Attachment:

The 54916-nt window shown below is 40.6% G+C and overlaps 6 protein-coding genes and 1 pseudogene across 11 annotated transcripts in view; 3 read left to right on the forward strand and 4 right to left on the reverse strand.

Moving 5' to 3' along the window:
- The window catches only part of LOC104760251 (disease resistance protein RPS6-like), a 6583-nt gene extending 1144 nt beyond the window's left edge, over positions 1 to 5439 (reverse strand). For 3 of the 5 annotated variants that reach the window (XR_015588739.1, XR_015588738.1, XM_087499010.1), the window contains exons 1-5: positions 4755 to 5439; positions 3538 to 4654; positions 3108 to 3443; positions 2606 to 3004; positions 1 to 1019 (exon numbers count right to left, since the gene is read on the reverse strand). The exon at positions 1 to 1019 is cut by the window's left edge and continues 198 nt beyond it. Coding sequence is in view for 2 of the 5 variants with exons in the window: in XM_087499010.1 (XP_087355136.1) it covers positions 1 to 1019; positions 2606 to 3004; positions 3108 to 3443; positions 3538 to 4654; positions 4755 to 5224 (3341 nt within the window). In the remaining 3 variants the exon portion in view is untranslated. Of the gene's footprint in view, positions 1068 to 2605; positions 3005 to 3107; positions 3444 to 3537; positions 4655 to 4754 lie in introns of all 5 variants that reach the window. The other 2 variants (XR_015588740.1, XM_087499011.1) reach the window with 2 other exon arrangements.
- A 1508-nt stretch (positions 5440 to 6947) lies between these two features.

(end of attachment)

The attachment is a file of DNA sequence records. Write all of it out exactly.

The 54916-nt window shown below is 40.6% G+C and overlaps 6 protein-coding genes and 1 pseudogene across 11 annotated transcripts in view; 3 read left to right on the forward strand and 4 right to left on the reverse strand.

Moving 5' to 3' along the window:
- The window catches only part of LOC104760251 (disease resistance protein RPS6-like), a 6583-nt gene extending 1144 nt beyond the window's left edge, over positions 1 to 5439 (reverse strand). For 3 of the 5 annotated variants that reach the window (XR_015588739.1, XR_015588738.1, XM_087499010.1), the window contains exons 1-5: positions 4755 to 5439; positions 3538 to 4654; positions 3108 to 3443; positions 2606 to 3004; positions 1 to 1019 (exon numbers count right to left, since the gene is read on the reverse strand). The exon at positions 1 to 1019 is cut by the window's left edge and continues 198 nt beyond it. Coding sequence is in view for 2 of the 5 variants with exons in the window: in XM_087499010.1 (XP_087355136.1) it covers positions 1 to 1019; positions 2606 to 3004; positions 3108 to 3443; positions 3538 to 4654; positions 4755 to 5224 (3341 nt within the window). In the remaining 3 variants the exon portion in view is untranslated. Of the gene's footprint in view, positions 1068 to 2605; positions 3005 to 3107; positions 3444 to 3537; positions 4655 to 4754 lie in introns of all 5 variants that reach the window. The other 2 variants (XR_015588740.1, XM_087499011.1) reach the window with 2 other exon arrangements.
- A 1508-nt stretch (positions 5440 to 6947) lies between these two features.